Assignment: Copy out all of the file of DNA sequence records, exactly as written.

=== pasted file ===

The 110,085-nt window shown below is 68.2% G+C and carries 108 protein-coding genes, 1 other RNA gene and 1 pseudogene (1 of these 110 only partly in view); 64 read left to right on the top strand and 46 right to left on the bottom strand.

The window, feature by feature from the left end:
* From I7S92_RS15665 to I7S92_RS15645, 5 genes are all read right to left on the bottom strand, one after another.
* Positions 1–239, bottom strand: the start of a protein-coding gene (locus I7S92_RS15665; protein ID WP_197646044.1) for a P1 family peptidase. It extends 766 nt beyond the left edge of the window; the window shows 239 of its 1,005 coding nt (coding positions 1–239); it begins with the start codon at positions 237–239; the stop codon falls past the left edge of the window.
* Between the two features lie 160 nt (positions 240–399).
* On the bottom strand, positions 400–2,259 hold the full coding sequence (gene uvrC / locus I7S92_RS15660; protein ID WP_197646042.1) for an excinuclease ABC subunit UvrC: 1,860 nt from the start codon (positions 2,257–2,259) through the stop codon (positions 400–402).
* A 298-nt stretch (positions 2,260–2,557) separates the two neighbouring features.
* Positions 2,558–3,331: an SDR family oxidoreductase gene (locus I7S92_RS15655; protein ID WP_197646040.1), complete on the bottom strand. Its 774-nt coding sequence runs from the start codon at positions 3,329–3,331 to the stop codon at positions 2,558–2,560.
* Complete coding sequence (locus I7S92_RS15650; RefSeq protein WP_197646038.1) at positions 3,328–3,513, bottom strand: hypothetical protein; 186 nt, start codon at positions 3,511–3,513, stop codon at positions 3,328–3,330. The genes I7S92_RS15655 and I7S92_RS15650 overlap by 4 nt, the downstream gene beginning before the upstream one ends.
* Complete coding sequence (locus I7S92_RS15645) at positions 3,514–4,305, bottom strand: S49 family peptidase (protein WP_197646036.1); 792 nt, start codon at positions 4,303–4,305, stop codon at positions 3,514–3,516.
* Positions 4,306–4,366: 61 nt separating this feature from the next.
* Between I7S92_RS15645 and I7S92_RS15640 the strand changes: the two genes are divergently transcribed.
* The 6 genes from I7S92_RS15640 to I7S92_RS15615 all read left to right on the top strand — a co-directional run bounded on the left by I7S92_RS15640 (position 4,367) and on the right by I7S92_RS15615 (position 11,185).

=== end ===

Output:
The 110,085-nt window shown below is 68.2% G+C and carries 108 protein-coding genes, 1 other RNA gene and 1 pseudogene (1 of these 110 only partly in view); 64 read left to right on the top strand and 46 right to left on the bottom strand.

The window, feature by feature from the left end:
* From I7S92_RS15665 to I7S92_RS15645, 5 genes are all read right to left on the bottom strand, one after another.
* Positions 1–239, bottom strand: the start of a protein-coding gene (locus I7S92_RS15665; protein ID WP_197646044.1) for a P1 family peptidase. It extends 766 nt beyond the left edge of the window; the window shows 239 of its 1,005 coding nt (coding positions 1–239); it begins with the start codon at positions 237–239; the stop codon falls past the left edge of the window.
* Between the two features lie 160 nt (positions 240–399).
* On the bottom strand, positions 400–2,259 hold the full coding sequence (gene uvrC / locus I7S92_RS15660; protein ID WP_197646042.1) for an excinuclease ABC subunit UvrC: 1,860 nt from the start codon (positions 2,257–2,259) through the stop codon (positions 400–402).
* A 298-nt stretch (positions 2,260–2,557) separates the two neighbouring features.
* Positions 2,558–3,331: an SDR family oxidoreductase gene (locus I7S92_RS15655; protein ID WP_197646040.1), complete on the bottom strand. Its 774-nt coding sequence runs from the start codon at positions 3,329–3,331 to the stop codon at positions 2,558–2,560.
* Complete coding sequence (locus I7S92_RS15650; RefSeq protein WP_197646038.1) at positions 3,328–3,513, bottom strand: hypothetical protein; 186 nt, start codon at positions 3,511–3,513, stop codon at positions 3,328–3,330. The genes I7S92_RS15655 and I7S92_RS15650 overlap by 4 nt, the downstream gene beginning before the upstream one ends.
* Complete coding sequence (locus I7S92_RS15645) at positions 3,514–4,305, bottom strand: S49 family peptidase (protein WP_197646036.1); 792 nt, start codon at positions 4,303–4,305, stop codon at positions 3,514–3,516.
* Positions 4,306–4,366: 61 nt separating this feature from the next.
* Between I7S92_RS15645 and I7S92_RS15640 the strand changes: the two genes are divergently transcribed.
* The 6 genes from I7S92_RS15640 to I7S92_RS15615 all read left to right on the top strand — a co-directional run bounded on the left by I7S92_RS15640 (position 4,367) and on the right by I7S92_RS15615 (position 11,185).